Libraries all over the country have expanded their collections beyond books, adding CDs, DVDs, and video games.
In Delaware, the Newark Free Library has gone even further, offering all sorts of gadgets, games, and more in service of its mission to educate and inspire.
“That’s really what we’re about, is trying to transform lives and inspire people,” said librarian Pam Stevens. “A lot of things in this collection, whether it’s the keyboard or household tools, it’s really to be here to help the people.”
One of her favorite items is a Nektar Impact digital piano keyboard.
“This is something that can really propel someone’s life and transform their life, which is what libraries are all about,” she said. “This is not just a simple keyboard. You can take this to your computer and you can reproduce any instrument, so you can be your own band. You could be the next Justin Bieber just with a library card. It’s free.”
Other items ready to be borrowed include a high-end set of binoculars, a digital video converter for super 8 film, a WiFi projector, and even a tiny endoscopic camera that could be used to see into hard-to-reach places.
The library purchased its new collection of things with the help of a $2,500 grant from New Castle County Councilwoman Lisa Diller to the Friends of the Newark Free Library group. The items could lure new patrons to discover all the library has to offer.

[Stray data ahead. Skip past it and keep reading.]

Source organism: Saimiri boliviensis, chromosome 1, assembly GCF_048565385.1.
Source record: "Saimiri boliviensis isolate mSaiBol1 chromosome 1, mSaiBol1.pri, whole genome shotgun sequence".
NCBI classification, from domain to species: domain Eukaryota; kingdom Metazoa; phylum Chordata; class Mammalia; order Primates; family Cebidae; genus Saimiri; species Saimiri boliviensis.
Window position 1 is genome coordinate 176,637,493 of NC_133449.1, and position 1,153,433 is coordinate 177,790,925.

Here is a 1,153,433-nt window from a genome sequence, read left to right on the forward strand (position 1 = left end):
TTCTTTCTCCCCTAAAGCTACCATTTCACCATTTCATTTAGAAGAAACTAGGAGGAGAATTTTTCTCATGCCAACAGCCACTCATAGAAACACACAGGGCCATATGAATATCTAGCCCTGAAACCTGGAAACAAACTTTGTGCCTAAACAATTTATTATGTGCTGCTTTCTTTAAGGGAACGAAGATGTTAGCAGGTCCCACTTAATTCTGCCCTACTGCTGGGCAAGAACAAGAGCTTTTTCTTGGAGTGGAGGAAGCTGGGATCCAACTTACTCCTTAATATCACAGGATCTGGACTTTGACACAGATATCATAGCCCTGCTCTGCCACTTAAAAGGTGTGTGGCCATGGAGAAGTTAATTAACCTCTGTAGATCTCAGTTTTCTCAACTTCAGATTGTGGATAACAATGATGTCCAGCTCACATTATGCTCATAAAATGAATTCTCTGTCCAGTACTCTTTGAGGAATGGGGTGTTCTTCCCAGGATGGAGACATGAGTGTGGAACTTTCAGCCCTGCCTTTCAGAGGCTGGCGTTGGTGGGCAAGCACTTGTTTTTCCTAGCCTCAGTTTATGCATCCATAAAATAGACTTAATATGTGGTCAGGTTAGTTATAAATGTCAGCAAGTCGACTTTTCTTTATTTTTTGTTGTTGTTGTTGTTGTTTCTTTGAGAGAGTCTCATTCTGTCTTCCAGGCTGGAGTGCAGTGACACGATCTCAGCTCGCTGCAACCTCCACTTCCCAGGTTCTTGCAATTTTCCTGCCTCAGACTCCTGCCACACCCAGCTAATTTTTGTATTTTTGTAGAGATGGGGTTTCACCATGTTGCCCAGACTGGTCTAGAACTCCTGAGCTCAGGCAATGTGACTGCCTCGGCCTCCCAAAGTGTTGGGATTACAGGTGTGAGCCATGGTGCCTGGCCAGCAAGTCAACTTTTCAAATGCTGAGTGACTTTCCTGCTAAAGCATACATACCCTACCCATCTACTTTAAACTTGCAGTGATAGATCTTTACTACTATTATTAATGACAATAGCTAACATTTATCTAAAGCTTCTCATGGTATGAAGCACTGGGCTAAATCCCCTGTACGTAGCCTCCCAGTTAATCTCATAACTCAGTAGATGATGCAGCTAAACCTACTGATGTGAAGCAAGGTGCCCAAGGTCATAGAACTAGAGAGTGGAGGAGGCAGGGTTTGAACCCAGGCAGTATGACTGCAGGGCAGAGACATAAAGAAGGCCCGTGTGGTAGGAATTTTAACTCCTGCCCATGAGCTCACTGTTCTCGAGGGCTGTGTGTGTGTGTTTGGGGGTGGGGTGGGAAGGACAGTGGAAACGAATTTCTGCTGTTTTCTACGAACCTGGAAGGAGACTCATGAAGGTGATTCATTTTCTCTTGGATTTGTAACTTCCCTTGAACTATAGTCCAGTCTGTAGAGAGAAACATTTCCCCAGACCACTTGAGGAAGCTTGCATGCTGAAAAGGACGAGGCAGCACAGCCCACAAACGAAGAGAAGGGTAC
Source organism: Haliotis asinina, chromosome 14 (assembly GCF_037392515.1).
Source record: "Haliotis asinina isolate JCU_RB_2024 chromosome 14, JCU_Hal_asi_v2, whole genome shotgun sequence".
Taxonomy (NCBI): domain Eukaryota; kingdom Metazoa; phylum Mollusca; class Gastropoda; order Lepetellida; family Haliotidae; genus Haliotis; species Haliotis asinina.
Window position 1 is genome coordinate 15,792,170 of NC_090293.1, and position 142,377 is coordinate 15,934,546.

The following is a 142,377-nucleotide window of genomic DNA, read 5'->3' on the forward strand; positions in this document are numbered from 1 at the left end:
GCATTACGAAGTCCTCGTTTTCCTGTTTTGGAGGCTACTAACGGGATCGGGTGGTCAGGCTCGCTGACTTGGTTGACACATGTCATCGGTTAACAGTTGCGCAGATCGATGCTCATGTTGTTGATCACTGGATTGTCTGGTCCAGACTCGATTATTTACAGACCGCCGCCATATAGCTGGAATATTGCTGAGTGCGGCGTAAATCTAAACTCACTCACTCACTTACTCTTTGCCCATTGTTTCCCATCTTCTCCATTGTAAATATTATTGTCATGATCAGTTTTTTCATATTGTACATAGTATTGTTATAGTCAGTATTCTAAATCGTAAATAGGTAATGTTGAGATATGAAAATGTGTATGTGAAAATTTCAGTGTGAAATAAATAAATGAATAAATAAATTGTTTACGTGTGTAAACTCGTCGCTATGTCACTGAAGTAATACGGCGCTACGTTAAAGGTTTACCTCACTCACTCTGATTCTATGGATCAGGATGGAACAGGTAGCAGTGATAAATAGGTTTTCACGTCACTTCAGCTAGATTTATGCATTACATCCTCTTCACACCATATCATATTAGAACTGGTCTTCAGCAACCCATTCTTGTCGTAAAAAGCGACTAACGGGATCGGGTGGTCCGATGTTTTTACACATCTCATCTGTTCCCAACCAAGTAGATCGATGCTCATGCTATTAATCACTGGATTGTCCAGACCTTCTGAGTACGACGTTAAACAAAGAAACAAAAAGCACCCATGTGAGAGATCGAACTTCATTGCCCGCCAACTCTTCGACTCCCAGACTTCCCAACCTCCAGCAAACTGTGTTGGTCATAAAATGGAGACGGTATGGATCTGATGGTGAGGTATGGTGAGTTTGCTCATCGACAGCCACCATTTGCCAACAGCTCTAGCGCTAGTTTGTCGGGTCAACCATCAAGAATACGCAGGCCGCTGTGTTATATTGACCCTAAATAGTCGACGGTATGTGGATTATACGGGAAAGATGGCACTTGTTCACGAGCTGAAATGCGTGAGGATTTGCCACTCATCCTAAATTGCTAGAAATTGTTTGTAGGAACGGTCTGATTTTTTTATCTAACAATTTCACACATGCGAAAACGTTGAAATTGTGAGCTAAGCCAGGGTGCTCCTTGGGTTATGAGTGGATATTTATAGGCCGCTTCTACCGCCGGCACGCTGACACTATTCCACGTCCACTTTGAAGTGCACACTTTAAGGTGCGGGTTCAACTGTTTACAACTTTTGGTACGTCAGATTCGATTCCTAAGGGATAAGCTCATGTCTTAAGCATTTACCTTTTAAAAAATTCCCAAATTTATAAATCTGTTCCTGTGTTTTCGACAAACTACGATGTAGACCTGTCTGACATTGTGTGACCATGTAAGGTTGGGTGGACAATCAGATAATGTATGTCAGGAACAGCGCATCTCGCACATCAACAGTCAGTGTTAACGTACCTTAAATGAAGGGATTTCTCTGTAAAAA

Even though many of the items are fun to use, that’s not the main goal of the Library of Things.
“All these things were bought with a purpose,” Stevens said. “It’s not really toys. It’s really for education, for inspiration, and to expand one’s life.”
The Library of Things is just the latest step outside traditional services for the county’s libraries.
Earlier this year, New Castle County libraries started lending Wi-FI hotspots and Chromebook laptops to help students doing virtual learning. At the outset of the pandemic, when libraries were closed, a number of branches were outfitted with devices that allowed residents to connect to Wi-Fi in the parking lots if they didn’t have reliable internet connections at home.
“We’re helping to redefine what libraries mean for our community,” said County Executive Matt Meyer. “I think a lot of us just have seen in the last year and a half, when we think about things we miss about libraries, it was not just reading.”
Just like books, items borrowed from the Library of Things are due back after three weeks. And, just like books, they can also be renewed or requested to be sent to another library in the county.
Stevens hopes to expand the number of things available to lend out as more funds become available.
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